“Hello! Can Anybody Hear Me?” and other voice issues

I talked before about finding your voice in the written word and will explore that further in the future. Today, I want to speak about audio. Audio is ubiquitous with more and more people starting podcasts, posting live videos, and presenting live in meetings and during the course of their lives. As we develop our spoken voice, we must address various issues. Whether you are about to engage an audience via a podcast, a live presentation, a meeting, or a social media video, here are some questions to ponder before you engage your audience.

Are you loud enough? Are you too loud? If your voice is either shaky or breathy, what are you communicating to your audience? If you speak quickly, what are you saying? Can they catch all your words? Can you? If you speak slowly, what message are you sending? Do you know?

Give thought to how you want to communicate your message and also to how you want your audience to receive it. However, before you start, you must know your audience. If you are about to present to a group of teens who spend a ton of time playing loud video games, then you can likely present with energy and in a fast pace. If older people comprise most of your audience, you will likely want to keep things more measured than the speaking style a fourteen-year-old would find engaging. These are extreme examples, but I want to convey the importance of doing that research beforehand.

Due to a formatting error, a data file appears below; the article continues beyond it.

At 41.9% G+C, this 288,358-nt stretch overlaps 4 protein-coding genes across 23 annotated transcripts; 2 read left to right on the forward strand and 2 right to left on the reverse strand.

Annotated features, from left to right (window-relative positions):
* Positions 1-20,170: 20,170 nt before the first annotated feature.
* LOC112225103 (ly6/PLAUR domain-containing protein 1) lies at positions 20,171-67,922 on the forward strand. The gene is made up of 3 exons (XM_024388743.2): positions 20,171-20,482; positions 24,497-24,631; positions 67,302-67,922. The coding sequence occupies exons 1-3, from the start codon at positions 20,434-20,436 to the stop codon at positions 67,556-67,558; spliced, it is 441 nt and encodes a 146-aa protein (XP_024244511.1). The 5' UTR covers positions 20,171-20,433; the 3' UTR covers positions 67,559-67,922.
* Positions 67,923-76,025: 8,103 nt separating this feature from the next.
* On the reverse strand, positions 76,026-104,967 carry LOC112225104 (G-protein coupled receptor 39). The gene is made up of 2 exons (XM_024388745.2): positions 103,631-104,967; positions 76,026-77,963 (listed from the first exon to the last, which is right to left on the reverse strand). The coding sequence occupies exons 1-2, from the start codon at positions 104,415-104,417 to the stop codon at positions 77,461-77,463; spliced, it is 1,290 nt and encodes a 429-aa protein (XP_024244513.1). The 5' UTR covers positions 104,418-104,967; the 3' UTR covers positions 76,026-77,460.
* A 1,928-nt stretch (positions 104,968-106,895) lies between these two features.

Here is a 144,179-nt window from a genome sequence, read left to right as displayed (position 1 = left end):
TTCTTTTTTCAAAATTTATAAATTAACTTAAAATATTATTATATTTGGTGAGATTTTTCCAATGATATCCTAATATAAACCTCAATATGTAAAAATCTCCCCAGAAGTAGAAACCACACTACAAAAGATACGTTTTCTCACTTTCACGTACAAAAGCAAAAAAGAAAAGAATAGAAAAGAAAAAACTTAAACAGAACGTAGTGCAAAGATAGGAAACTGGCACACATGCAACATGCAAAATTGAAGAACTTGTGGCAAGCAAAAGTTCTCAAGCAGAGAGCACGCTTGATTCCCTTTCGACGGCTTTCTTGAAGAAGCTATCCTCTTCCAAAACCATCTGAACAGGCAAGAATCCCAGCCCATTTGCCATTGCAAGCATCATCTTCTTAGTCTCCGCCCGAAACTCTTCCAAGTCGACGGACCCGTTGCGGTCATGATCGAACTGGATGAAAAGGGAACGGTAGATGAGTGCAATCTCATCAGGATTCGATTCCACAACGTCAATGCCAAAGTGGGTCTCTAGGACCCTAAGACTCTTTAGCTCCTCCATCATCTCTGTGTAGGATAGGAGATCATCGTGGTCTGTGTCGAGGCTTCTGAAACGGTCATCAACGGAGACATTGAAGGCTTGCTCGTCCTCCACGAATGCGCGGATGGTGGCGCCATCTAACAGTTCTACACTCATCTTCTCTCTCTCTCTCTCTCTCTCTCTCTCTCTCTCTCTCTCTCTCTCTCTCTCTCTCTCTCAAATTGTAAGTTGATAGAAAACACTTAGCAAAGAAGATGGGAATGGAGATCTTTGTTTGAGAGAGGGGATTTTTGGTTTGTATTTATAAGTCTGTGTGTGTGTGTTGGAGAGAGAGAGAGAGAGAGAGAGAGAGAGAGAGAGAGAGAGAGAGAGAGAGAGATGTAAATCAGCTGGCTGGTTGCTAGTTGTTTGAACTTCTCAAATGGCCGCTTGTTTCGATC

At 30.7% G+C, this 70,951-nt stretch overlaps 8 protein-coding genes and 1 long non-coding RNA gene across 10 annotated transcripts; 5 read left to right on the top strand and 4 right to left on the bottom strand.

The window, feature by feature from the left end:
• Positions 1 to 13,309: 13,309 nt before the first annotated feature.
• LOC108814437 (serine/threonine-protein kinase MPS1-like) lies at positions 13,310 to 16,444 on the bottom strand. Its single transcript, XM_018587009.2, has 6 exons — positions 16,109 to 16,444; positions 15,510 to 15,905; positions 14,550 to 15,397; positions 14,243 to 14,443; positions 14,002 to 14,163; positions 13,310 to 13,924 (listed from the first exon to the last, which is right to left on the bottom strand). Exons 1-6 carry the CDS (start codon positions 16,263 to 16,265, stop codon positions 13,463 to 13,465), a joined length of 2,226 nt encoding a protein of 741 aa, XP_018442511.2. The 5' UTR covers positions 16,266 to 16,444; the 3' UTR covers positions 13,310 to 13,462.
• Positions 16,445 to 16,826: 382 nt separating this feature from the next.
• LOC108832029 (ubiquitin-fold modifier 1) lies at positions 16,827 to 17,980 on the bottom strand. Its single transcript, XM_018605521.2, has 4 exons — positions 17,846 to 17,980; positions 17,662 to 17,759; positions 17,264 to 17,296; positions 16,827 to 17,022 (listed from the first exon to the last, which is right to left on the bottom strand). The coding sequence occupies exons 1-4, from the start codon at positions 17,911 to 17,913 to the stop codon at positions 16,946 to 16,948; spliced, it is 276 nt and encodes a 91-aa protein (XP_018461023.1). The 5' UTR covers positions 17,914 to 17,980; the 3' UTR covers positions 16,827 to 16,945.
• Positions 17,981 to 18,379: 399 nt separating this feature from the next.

Nervousness can add a shake or breathy quality to any voice. To address that, take three deep breaths before you begin. You might feel like an eternity passes and people are looking at you like you’ve grown a second head, but there is nothing wrong with pausing in silence. People tend to want to fill silences because it feels uncomfortable. And we can ask ourselves that question: Why? Why does silence feel uncomfortable? I would bet many of us have no good answer. Silence is preparatory. Silence can be exciting and engaging.

Here’s what I do at the start of any presentation. I stand in front of the group. I look around the room and make eye contact with as many people as I can, and let everything fall silent. Once we have all gotten accustomed to sitting in repose with ourselves for those few seconds, I grin and shout, “Are you ready?” The answer is always a resounding, “Yes!”

And that’s just what I want to hear!

Tag someone who needs to see this. Next time, I will cover vocal volume.

 

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